Official Plan Recommendations
When the Official Plan review was completed, we submitted the following recommendations.
Community Plans: The GBPA urged the Township to officially review Community Plans as part of this planning process. Many community plans were established over 5 years ago, and under the Municipal Act (Part 3, 26 (1)) there is a requirement to review plans “not less frequently than every five years”. There has been a tremendous amount of good work that has gone into the development of these Community Plans but, like all plans, they are continuous works in progress and we believe that there are opportunities available to improve some aspects of the plans to better reflect the interests of all cottagers.
Water Quality: We believe water quantity and water quality should be the single most important consideration for the preservation of the bay. Eliminating phosphorus seepage from septic tanks must be a goal for the community. We believe the current regulations in the Official Plan only enforce septic location without strong and clear policies around inspection or system standards. We do not support the grandfathering of old septic systems.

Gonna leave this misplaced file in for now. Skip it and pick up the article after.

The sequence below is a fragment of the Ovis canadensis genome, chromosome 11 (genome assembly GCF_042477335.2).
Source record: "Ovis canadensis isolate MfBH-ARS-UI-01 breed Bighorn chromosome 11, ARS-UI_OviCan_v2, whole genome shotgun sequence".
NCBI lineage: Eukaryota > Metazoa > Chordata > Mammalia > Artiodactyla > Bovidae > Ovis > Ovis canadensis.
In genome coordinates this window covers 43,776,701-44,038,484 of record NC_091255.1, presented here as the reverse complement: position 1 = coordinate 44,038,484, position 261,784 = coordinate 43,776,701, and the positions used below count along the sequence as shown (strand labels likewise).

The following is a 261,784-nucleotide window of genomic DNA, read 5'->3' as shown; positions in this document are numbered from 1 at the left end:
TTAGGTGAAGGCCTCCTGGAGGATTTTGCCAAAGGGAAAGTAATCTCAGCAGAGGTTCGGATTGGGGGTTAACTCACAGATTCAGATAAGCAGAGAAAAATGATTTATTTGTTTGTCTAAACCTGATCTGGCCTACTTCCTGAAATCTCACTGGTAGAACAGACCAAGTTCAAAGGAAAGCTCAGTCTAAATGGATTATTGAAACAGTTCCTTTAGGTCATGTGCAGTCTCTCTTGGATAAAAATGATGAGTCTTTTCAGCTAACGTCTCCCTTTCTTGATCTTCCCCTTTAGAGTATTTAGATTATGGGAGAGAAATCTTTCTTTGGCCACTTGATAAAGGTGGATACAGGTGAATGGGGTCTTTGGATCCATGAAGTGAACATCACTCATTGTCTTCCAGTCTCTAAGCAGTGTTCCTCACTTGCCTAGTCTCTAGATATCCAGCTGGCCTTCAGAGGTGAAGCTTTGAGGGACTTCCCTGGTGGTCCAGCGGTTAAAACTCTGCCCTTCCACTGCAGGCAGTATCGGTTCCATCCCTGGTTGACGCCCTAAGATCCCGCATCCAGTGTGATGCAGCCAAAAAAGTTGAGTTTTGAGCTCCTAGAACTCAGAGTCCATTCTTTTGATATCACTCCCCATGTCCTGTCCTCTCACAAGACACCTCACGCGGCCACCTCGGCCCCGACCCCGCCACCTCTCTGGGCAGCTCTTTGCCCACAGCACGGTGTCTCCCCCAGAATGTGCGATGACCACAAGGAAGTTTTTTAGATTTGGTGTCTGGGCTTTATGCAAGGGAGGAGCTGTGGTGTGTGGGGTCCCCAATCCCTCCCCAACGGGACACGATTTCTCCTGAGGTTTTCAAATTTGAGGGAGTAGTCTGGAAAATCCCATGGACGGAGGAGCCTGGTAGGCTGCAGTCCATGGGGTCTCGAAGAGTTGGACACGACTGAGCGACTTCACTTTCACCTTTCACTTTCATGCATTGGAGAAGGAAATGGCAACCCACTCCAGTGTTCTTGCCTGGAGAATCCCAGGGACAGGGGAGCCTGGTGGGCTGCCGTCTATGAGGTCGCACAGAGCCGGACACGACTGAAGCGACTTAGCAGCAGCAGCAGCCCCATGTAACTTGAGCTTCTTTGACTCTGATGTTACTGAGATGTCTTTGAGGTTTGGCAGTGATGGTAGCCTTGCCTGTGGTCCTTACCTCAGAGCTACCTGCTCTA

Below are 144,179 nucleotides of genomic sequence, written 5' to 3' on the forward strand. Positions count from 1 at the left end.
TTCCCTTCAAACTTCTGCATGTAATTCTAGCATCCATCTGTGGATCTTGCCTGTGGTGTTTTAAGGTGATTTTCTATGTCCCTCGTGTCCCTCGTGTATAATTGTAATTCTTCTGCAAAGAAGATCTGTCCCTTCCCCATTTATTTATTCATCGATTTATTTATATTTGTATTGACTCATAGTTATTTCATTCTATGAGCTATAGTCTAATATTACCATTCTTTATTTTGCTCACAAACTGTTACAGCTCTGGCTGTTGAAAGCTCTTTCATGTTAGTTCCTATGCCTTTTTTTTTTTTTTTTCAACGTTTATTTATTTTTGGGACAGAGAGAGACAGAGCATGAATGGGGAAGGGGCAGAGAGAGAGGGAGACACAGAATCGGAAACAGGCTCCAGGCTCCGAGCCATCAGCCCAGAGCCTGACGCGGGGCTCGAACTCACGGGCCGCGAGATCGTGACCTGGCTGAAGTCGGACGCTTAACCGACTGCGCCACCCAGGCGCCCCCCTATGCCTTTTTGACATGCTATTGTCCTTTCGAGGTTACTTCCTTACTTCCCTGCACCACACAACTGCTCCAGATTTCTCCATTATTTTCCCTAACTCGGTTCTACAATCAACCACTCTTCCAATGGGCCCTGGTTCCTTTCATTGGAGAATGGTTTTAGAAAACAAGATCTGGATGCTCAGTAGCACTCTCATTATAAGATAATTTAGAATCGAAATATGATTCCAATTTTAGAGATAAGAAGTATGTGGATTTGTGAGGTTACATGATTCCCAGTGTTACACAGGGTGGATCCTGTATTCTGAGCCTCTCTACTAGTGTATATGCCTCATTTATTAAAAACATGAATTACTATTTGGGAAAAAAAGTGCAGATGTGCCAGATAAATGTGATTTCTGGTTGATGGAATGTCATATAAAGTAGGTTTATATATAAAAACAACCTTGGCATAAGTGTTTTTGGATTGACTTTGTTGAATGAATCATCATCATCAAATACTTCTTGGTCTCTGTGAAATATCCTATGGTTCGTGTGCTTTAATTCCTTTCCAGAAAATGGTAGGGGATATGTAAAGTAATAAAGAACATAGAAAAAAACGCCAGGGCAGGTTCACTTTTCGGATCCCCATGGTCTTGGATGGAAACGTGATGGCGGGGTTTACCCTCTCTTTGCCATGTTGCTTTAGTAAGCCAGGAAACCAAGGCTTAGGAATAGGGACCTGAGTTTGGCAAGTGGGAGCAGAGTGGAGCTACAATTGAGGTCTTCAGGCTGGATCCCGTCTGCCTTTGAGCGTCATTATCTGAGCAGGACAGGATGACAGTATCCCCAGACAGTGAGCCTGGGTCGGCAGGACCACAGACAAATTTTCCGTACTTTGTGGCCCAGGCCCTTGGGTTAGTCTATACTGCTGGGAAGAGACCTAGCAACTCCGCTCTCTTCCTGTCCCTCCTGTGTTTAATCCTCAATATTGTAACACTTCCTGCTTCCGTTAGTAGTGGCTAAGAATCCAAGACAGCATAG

Recommendation #1: We believe the Township should establish a certification system through the Official Plan, so that it is a requirement as opposed to a voluntary program, which requires mandatory inspection of all septic systems based on a rigorous set of criteria. Those systems that do not meet the criteria must be repaired or replaced and all new systems must meet the highest standards, including tertiary treatment systems. A cost recovery fee to avoid any economic impact on the Township could easily support the certification system.
Responsible Planning: We believe the unique character of Georgian Bay can be best maintained by responsibly managing dock configuration and building height, and by protecting “green space”. We believe that rock blasting should be allowed under certain conditions to lower building profiles and respect the shoreline vistas.
Recommendation #2: We believe blasting should be limited to the footprint of the building.
Lot Size: We believe that the unique character of the Georgian Bay shoreline can be best maintained by responsibly managing dock configurations and building height, and by protecting “green space”. However, it is our position that maximum dwelling sizes should be determined based on the characteristics of the property to avoid depressing property owners’ land values.